Greenwich Library launches historic photo digitization project

With a rustle, a white-gloved hand pries open a faded envelope. Gently and gingerly, local History Librarian Carl White retrieves a translucent film negative. Holding the brittle object to the light, Mr. White can see that this artifact might be a mid-twentieth century image of the Greenwich Post Office. He takes the film and slips it into a special holder then locks it onto the bed of his high-resolution scanner. Glancing at his computer, he makes a couple of adjustments for correct size and resolution. Then with a press of the scan button, the whirr of the equipment fills the office in tandem with the radiance of soft light from under the scanner hood. In a few minutes the work is completed. The negative is converted to a positive black and white image on the screen which reveals a 1941 Greenwich postal worker removing sacks of mail from a vintage truck.

The Library encourages the public to view the images at greenwichlibrary.org/localhistory and enter comments with information that will help fill in further details on these images. After review, appropriate annotations will be added to the archived image’s permanent record.

“The best thing about the historical photo project is that you learn so much about Greenwich history,” says White. “For instance, I had no idea William ‘Boss’ Tweed – the infamous leader of Tammany Hall – summered here, and even had an estate on Milbank Road. He also had the Americus Club built on Chimney Corner off Vista Drive. E.C. Benedict’s house was built on part of the Americus Club land. Once you start to look at these photos, you want to research the stories behind them.”

Librarians at Greenwich Library are often called upon to assist patrons with genealogical and historical research. As part of its strategic plan, the Library is committed toward bettering the accessibility of its local history content. To librarians like Carl White and his team of digitizers: Ilene Magaras, Laura Matthews, and Carolyn Zygmont, one of the great services they perform for the community is preserving Greenwich’s history through digital technology.

Greenwich Library has approximately 2,500 photographs and negatives from the late 19th to 20th centuries which document the history of the town. Mr. White says, “The most prominent images come from John Gotch, who was a freelance photographer. Not only did he operate his own studio, but he took many pictures for the Greenwich Time during the early to middle 1960s. Isaac Mead, Winfield Mills, and Mary Curley also donated photos from the late 1800s. The images depict prominent people, historic events and beautiful landscapes. Some of the subjects include Commerce, Maritime and Disaster themes. Photos of Greenwich Avenue provide a graphic history of how the Avenue has changed over time. There are portraits of our most prominent citizens. These historic photographs are useful to students, authors and historical groups. Residents would enjoy browsing them as a leisure activity. ”

The Library has been hastening the digitization of its archival photographic collection, especially in light of the 375th anniversary of the Town. The process of digitization, which follows best archival practices, scans the items at high resolution so that every detail of the original is preserved. Information about the images is captured and attached to the permanent record of the new digital item. The digital files are then stored by the Library and permanent images are kept on a hosted site maintained by the library’s Senior Network Specialist, Catherine Cerreta Tynes. Then Eric McCarthy, the library’s head of the Resource Management team, working with staff members Rose Livesey Colford and Andrea Raynor, create appropriate records that are incorporated into the Library’s catalog. As a final step, the master files are converted to lower resolution images, which are then placed online for community members to see and discuss. This is where the Library needs the community’s help.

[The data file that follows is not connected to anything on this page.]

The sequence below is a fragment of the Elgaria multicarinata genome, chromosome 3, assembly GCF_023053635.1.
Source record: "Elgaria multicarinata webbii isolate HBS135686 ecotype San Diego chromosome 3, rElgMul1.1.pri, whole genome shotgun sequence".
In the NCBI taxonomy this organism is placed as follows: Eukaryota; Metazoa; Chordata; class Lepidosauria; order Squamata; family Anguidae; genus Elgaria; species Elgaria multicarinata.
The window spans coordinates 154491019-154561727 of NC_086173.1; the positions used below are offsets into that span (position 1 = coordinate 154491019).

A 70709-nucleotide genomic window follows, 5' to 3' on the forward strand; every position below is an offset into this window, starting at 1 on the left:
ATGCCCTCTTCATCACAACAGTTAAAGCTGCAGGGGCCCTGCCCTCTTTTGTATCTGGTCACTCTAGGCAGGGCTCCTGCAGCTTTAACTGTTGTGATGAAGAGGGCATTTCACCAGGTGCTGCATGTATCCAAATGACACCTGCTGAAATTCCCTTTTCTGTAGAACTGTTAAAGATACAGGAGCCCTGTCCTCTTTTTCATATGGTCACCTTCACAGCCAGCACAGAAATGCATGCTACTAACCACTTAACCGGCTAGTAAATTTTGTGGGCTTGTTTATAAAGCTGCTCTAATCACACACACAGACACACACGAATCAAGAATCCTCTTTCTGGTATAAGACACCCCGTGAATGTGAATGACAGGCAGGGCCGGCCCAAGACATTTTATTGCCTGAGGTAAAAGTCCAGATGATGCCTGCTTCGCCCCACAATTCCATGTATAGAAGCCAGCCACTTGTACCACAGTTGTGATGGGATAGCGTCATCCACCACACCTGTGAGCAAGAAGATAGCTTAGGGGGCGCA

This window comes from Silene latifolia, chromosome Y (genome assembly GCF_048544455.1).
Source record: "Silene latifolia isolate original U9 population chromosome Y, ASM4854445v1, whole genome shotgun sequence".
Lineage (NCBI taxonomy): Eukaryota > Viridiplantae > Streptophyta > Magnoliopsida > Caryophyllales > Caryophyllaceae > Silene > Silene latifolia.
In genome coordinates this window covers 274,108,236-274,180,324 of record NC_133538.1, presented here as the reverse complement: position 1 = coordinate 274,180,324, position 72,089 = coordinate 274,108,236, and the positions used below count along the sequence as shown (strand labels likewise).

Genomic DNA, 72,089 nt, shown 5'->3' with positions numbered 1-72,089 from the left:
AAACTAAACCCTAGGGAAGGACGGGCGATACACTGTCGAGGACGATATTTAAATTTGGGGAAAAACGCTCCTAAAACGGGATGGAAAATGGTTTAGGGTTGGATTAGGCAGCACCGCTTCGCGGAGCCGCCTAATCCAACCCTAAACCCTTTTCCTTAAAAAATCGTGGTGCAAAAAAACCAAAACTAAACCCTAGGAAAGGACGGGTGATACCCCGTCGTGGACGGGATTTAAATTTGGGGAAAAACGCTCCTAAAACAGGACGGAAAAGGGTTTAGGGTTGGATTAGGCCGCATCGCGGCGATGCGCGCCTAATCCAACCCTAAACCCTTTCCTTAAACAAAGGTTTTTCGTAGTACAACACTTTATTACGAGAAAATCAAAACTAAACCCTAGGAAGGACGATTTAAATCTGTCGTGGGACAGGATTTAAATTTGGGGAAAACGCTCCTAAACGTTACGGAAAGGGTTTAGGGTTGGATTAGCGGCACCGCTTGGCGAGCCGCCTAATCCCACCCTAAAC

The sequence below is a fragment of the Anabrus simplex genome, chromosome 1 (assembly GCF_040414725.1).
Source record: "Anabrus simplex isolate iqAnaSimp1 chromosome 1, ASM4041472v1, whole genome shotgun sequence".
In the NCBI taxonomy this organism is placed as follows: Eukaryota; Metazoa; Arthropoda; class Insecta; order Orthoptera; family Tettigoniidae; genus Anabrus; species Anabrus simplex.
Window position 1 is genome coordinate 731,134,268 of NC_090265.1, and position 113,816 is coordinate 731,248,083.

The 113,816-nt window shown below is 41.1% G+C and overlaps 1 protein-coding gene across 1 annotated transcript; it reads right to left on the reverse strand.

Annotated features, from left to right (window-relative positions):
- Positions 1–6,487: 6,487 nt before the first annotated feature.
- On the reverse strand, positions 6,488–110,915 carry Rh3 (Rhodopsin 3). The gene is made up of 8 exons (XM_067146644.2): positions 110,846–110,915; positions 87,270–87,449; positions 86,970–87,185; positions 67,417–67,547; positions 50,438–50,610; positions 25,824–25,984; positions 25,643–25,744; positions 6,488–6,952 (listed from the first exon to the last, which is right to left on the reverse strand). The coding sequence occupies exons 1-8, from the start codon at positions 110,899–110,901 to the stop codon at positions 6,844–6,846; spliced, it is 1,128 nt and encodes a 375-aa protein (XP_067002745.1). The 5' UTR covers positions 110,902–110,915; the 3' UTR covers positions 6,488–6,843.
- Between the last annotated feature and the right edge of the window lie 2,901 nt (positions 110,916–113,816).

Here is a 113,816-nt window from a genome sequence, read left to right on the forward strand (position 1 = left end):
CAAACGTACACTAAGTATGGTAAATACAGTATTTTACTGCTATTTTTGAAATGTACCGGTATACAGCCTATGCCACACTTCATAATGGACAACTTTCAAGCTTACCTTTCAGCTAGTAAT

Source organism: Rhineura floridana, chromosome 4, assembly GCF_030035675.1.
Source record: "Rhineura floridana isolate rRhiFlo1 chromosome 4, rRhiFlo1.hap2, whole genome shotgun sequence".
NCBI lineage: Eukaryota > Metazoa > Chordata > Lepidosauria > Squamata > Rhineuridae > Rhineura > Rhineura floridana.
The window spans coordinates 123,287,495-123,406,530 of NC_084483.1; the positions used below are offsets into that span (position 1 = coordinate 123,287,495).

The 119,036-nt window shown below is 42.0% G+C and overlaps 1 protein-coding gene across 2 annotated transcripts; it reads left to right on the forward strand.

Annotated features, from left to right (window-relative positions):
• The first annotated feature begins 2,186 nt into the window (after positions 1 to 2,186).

“While our librarians have been excellent at transcribing and deducing information available from the original images,” says the Library’s Deputy Director Joseph Williams, “We know that there are some gaps in knowledge about the photos. For example, there may be persons we can’t identify or perhaps there was an error placed in the original image data. We are hoping that residents can help us improve these records, and with it, enhance our knowledge of the history of Greenwich.”

As the Library’s digitization efforts move forward, photos will continue to be added to the archive for the community to examine and help identify. The Library also encourages appropriate donations of photographs of historic Greenwich so that the history of the Town may be preserved.

For more information, contact Deputy Director Joseph Williams at 203-622-7961.

Greenwich Library Digitization Team:

Rose Livesey Colford, librarian, cataloger

Ilene Magaras, Librarian, Digitizer

Laura Matthews, Librarian, Digitizer

Eric McCarthy, Head of Resource Management

Andrea Raynor, Librarian, Cataloger

Catherine Cerreta Tynes, Senior Network Specialist

Carl White, Local History Librarian

Joseph A. Williams, Deputy Director

Caroline Zygmont, Librarian, Digitizer

Street View of Businesses, Railroad Avenue, ca. 1895.

Street View of businesses, Railroad Avenue, ca. 1895. —Photos credit Greenwich Library.

Greenwich Avenue, 1909.

Greenwich Avenue, 1909.

Oliver Mead with his sister’s electric car, 1939.

Oliver Mead with his sister’s electric car, 1939.

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